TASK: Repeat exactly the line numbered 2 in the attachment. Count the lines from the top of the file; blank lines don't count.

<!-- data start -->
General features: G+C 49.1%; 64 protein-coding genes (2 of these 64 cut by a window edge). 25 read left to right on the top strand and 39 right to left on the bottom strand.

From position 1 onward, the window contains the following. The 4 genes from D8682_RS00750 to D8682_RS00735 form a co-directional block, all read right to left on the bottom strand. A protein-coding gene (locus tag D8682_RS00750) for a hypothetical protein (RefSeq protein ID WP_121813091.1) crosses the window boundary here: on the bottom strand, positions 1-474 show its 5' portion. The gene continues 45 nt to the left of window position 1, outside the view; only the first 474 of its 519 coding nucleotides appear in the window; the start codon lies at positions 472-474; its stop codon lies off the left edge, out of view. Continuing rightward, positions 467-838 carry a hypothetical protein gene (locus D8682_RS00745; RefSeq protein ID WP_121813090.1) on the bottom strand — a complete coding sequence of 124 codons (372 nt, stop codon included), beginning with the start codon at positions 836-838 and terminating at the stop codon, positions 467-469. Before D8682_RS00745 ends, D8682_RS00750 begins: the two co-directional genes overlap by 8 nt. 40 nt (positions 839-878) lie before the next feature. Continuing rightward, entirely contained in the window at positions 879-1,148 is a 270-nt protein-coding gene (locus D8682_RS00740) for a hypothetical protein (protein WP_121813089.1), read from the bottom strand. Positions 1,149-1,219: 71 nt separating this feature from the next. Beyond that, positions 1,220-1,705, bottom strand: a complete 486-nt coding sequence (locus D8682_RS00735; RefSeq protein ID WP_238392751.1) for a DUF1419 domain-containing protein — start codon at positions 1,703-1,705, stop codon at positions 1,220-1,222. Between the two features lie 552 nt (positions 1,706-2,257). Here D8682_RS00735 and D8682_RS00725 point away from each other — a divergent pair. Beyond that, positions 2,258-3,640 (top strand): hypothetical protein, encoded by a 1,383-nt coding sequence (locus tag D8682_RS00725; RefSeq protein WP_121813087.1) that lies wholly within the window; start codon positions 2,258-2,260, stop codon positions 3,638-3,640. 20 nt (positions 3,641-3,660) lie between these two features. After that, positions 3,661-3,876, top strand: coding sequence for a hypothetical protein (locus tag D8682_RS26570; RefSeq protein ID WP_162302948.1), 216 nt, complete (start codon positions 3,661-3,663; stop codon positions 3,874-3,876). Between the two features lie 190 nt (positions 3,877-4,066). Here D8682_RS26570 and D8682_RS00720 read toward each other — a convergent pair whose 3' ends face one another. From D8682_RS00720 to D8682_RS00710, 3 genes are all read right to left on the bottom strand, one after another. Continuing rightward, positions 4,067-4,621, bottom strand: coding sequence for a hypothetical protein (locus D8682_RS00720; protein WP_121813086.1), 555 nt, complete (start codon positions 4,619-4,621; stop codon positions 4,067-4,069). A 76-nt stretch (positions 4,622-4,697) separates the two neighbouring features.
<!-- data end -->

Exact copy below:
From position 1 onward, the window contains the following. The 4 genes from D8682_RS00750 to D8682_RS00735 form a co-directional block, all read right to left on the bottom strand. A protein-coding gene (locus tag D8682_RS00750) for a hypothetical protein (RefSeq protein ID WP_121813091.1) crosses the window boundary here: on the bottom strand, positions 1-474 show its 5' portion. The gene continues 45 nt to the left of window position 1, outside the view; only the first 474 of its 519 coding nucleotides appear in the window; the start codon lies at positions 472-474; its stop codon lies off the left edge, out of view. Continuing rightward, positions 467-838 carry a hypothetical protein gene (locus D8682_RS00745; RefSeq protein ID WP_121813090.1) on the bottom strand — a complete coding sequence of 124 codons (372 nt, stop codon included), beginning with the start codon at positions 836-838 and terminating at the stop codon, positions 467-469. Before D8682_RS00745 ends, D8682_RS00750 begins: the two co-directional genes overlap by 8 nt. 40 nt (positions 839-878) lie before the next feature. Continuing rightward, entirely contained in the window at positions 879-1,148 is a 270-nt protein-coding gene (locus D8682_RS00740) for a hypothetical protein (protein WP_121813089.1), read from the bottom strand. Positions 1,149-1,219: 71 nt separating this feature from the next. Beyond that, positions 1,220-1,705, bottom strand: a complete 486-nt coding sequence (locus D8682_RS00735; RefSeq protein ID WP_238392751.1) for a DUF1419 domain-containing protein — start codon at positions 1,703-1,705, stop codon at positions 1,220-1,222. Between the two features lie 552 nt (positions 1,706-2,257). Here D8682_RS00735 and D8682_RS00725 point away from each other — a divergent pair. Beyond that, positions 2,258-3,640 (top strand): hypothetical protein, encoded by a 1,383-nt coding sequence (locus tag D8682_RS00725; RefSeq protein WP_121813087.1) that lies wholly within the window; start codon positions 2,258-2,260, stop codon positions 3,638-3,640. 20 nt (positions 3,641-3,660) lie between these two features. After that, positions 3,661-3,876, top strand: coding sequence for a hypothetical protein (locus tag D8682_RS26570; RefSeq protein ID WP_162302948.1), 216 nt, complete (start codon positions 3,661-3,663; stop codon positions 3,874-3,876). Between the two features lie 190 nt (positions 3,877-4,066). Here D8682_RS26570 and D8682_RS00720 read toward each other — a convergent pair whose 3' ends face one another. From D8682_RS00720 to D8682_RS00710, 3 genes are all read right to left on the bottom strand, one after another. Continuing rightward, positions 4,067-4,621, bottom strand: coding sequence for a hypothetical protein (locus D8682_RS00720; protein WP_121813086.1), 555 nt, complete (start codon positions 4,619-4,621; stop codon positions 4,067-4,069). A 76-nt stretch (positions 4,622-4,697) separates the two neighbouring features.